Here's an example:
Mark Finnis built an Aleph 4 (here) using 12"x14" heatsinks for each channel (168in² of heatsink surface per channel).

Using my design (4" high heatsinks) I get 240in² of heatsink surface per channel (per Aleph 2 monoblock). Furthermore, the heat would be more evenly distributed on many heatsinks (instead of all transistors at the center of a huge heatsink).

Even if my heatsinks inside the casing will get hotter, the larger heatsink's surface should counterbalance this.

Since this is not a commercial amp, I don't mind having it hotter than usual class A amps. My goal is really to have slim design.

If you tell me that the Aleph 4 generates less heat, maybe I could simply split the Alpeh 4 in two casings...

What do you guys think? Maybe Mark Finnis himself could comment.


R-Theta heat sinks are excellent. I have placed small orders with them for custom heat sinks and they have no problem with these.

R-Theta also has a nice online software package to help with heat sink design and device placement so that all devices will operate at near identical temperatures. The software will also calculate junction and heat sink temperature profiles. In the past they had a few bugs in this software but those have likely been fixed.

The type of fins you specify will depend on wether you are using conventional air flow or forced air. I use conventional along with very slow rotating fans. Forced air fins have closer spacing. Base thickness can also be specified. I would rate R-Theta at the very top of the list of heat sink suppliers.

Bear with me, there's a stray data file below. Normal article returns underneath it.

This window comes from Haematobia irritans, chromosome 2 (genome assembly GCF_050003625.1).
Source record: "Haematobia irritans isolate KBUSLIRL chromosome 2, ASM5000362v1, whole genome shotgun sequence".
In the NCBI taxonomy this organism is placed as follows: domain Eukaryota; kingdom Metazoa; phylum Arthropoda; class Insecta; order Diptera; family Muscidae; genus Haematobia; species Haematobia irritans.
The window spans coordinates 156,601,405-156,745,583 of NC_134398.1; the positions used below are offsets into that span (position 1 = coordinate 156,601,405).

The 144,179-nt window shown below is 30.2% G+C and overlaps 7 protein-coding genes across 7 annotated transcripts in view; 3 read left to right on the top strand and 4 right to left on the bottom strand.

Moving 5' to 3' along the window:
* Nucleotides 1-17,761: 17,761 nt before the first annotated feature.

Some individuals find it hard to find heat sinks. I find that heat sinks are really not that hard to find they are just expensive to buy. For the a power amp dissipating 300 to 500 watts per channel expect to pay about between $1.50 and $2.00 per watt for a two channel amplifier. Thus spending $600 on good quality heat sinks for a two channel amplifier dissipating 300 watts per channel is not unreasonable.

In many commercial products the case and heat sinks can easily add up to half or more of the total parts costs.

John Fassotte
Alaskan Audio
Hi guys,

Here's where I have a bit of experience.

I echo the pricing info of some posters but disagree with others. There are commercial suppliers that have very high prices for small quanitities. I got my sinks from M&M Metals in Irving Texas. Use the R-Theta calculator though it is great for sim'ing your sinks.

My sinks were under $20 each and I used 2 per side of the amp. So that's $160 total for sinks for a pair of amps that cost north of $1200. You can easily pay $1000 for similar sinks though, and the highest price I got was about $2000 for similar sinks. So you can see that there is basically an order of magnitude range on heatsink pricing.